*Six Dr. Seuss books are being cancelled because of longstanding complaints that they include racist and insensitive imagery.
The following books will no longer be published: “And to Think That I Saw It on Mulberry Street,” “If I Ran the Zoo,” “McElligot’s Pool,” “On Beyond Zebra!,” “Scrambled Eggs Super!,” and “The Cat’s Quizzer.”
“These books portray people in ways that are hurtful and wrong,” Dr. Seuss Enterprises told The Associated Press in a statement that coincided with the late author and illustrator’s birthday. “Ceasing sales of these books is only part of our commitment and our broader plan to ensure Dr. Seuss Enterprises’ catalog represents and supports all communities and families,” it said.
The decision to cease publication and sales of the books was made last year after months of discussion, the company told AP.
“Dr. Seuss Enterprises listened and took feedback from our audiences including teachers, academics and specialists in the field as part of our review process. We then worked with a panel of experts, including educators, to review our catalog of titles,” it said.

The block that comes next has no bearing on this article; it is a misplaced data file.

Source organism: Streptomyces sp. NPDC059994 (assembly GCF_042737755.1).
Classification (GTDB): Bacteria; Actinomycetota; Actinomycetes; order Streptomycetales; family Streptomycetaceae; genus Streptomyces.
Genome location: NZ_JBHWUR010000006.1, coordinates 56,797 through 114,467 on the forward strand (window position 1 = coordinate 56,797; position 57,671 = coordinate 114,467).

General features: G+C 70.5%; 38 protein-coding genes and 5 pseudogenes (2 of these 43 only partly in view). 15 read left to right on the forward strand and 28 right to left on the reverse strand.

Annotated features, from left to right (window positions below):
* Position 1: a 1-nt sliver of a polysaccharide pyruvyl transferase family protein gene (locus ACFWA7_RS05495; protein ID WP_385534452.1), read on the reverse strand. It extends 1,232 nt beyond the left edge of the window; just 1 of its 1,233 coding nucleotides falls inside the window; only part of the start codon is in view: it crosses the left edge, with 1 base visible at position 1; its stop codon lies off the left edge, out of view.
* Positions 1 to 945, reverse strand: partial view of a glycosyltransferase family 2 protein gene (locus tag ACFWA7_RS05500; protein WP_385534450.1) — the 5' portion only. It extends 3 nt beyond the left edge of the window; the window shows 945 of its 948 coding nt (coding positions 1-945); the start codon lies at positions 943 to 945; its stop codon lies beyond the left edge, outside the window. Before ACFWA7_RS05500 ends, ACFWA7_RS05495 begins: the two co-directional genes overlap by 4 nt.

Dr. Seuss — born Theodor Seuss Geisel in Springfield, Massachusetts, on March 2, 1904 —- died in 1991, but remains popular, earning an estimated $33 million before taxes in 2020, up from just $9.5 million five years ago, the company said.
There has been increasing criticism in recent years over the way Blacks, Asians and others are drawn in some of his most beloved children’s books, as well as in his earlier advertising and propaganda illustrations. Watch below:
The National Education Association, which founded Read Across America Day in 1998 and deliberately aligned it with Dr. Seuss’s birthday, has for several years deemphasized the author and encouraged a more diverse reading list for children. In 2017, a school librarian in Cambridge, Massachusetts, criticized a gift of 10 Seuss books from former first lady Melania Trump, saying many of his works were “steeped in racist propaganda, caricatures, and harmful stereotypes.” President Biden appears to have removed mentions of Dr. Seuss from “Read Across America Day” amid scrutiny about the “racial undertones” in the tales.
“The Cat in the Hat,” one of Seuss’ most popular books, has received criticism, too, but will continue to be published for now. Dr. Seuss Enterprises, however, said it is “committed to listening and learning and will continue to review our entire portfolio.”